Tribute To The Fallen: North Shore Honors Veterans And Their Sacrifices

May 29, 2017

While Memorial Day remembrances throughout the North Shore honored those who died defending America, Peabody officials focused on 13 young men from the city who died during the Vietnam War.

The families of those 13 men were presented with the Massachusetts Medal of Liberty, which was established in 2009 to honor Massachusetts native who died in action, from wounds sustained during a conflict, or who died in the line of duty.

For Beverly residents, Memorial Day services included recognizing Cpl. Joseph Vittori, a Beverly native who died during the Korean War, manning a machine gun by himself and helping to save the men with him though he died.

The Medals of Liberty in Peabody were presented by Mayor Ted Bettencourt during an early afternoon ceremony in front of City Hall and war memorials on the front lawn.

Family members and those close to the 13 Vietnam servicemen received their medals posthumously. Several also spoke of the deceased, shedding light on who the men were other than names on a memorial.

“Dicky was 21 years old when he was killed,” said Martha Barrett of her brother Richard Bois. “He was married less than a year.”

Bois’ Army helicopter was shot down in 1969.

Growing up in Peabody, Barrett recalled how her brother loved working on his 1959 Chevy, and listening to his record collection, which she still has.

Judy McGuire received the medal for her cousin, Richard Cotter. She said her family continues to be proud of his service though it’s been nearly 50 years since his death.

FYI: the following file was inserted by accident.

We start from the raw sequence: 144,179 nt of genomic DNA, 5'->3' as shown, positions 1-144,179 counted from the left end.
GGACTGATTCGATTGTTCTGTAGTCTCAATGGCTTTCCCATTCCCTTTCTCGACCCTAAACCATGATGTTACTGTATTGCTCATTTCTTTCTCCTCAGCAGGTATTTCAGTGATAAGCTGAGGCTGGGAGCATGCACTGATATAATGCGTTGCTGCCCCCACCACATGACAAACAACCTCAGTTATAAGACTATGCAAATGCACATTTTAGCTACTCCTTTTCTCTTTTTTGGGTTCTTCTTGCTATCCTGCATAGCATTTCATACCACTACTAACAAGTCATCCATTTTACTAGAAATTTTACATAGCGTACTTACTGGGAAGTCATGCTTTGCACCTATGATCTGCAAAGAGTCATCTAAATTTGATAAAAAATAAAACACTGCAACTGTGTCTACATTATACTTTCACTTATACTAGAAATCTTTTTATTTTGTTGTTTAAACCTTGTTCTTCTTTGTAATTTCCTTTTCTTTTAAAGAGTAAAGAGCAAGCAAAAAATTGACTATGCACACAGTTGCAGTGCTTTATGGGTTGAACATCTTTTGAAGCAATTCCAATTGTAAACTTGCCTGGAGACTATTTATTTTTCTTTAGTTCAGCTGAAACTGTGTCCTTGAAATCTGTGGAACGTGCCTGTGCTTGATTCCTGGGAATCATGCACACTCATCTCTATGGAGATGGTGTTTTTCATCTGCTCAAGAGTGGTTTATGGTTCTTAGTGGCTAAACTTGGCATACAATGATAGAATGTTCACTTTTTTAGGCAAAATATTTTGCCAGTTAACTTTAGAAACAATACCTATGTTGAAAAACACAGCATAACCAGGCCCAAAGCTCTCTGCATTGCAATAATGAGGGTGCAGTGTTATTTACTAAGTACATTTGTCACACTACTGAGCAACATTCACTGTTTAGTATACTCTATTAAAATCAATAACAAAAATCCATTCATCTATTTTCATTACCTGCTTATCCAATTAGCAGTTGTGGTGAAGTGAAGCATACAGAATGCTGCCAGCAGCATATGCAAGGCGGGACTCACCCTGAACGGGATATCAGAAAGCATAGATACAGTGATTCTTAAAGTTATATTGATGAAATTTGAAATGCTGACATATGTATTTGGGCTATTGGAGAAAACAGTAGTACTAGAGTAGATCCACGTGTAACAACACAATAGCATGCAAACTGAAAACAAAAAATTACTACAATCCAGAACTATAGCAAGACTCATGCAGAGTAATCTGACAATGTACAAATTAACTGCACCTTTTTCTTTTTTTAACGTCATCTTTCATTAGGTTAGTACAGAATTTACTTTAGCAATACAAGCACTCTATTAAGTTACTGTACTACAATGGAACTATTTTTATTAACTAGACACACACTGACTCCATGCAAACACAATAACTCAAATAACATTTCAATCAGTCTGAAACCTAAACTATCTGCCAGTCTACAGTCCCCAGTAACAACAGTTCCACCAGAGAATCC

“Over the years we continue to share his sense of humor – and did he have a sense of humor – his love of life and his pride of being a Marine,” she said.

State Rep. Ted Speliotis spoke of the city’s work in honoring its veterans, especially for Vietnam this year.

“It’s indicative of this city’s commitment to all of our veterans, but especially today to those who lost their lives during a very difficult time,” he said.

Remembering the meaning of Memorial Day in Beverly

State Rep. Jerry Parisella told Beverly residents that it’s important to remember what Memorial Day actually means.

“A poll was taken not too long ago and it was determined that a third of Americans don’t even know what Memorial Day is,” he said. “They confuse it with Veteran’s Day, or they think it’s just a day to go to the mall and save 25 percent on furniture or appliances.”

Parisella, a veteran himself, also spoke of how a teacher in Washington D.C. asked her students what Memorial Day is, and some said it’s the day when the pools open.

Memorial Day used to be known as Decoration Day, he said. Created after the Civil War, it was a day to visit and decorate the graves of those who died during the war.

In Massachusetts alone, 37,000 residents have died during in combat since the Revolutionary War.

However, Parisella noted that statistics show over 20 veterans die from suicide per day – more than those who die in combat.

During his speech, Mayor Mike Cahill recognized Thomas Zayas – Zayas served with Vittori in Korea and was there when Vittori gave his life. Zayas was brought to Beverly as part of a documentary being done on Vittori.

“He saved many lives that night,” Cahill said of Vittori.

Beverly also honored its oldest living veteran – Hardy Prince, 98, served in World War II flying planes over the South China Sea for the Navy.

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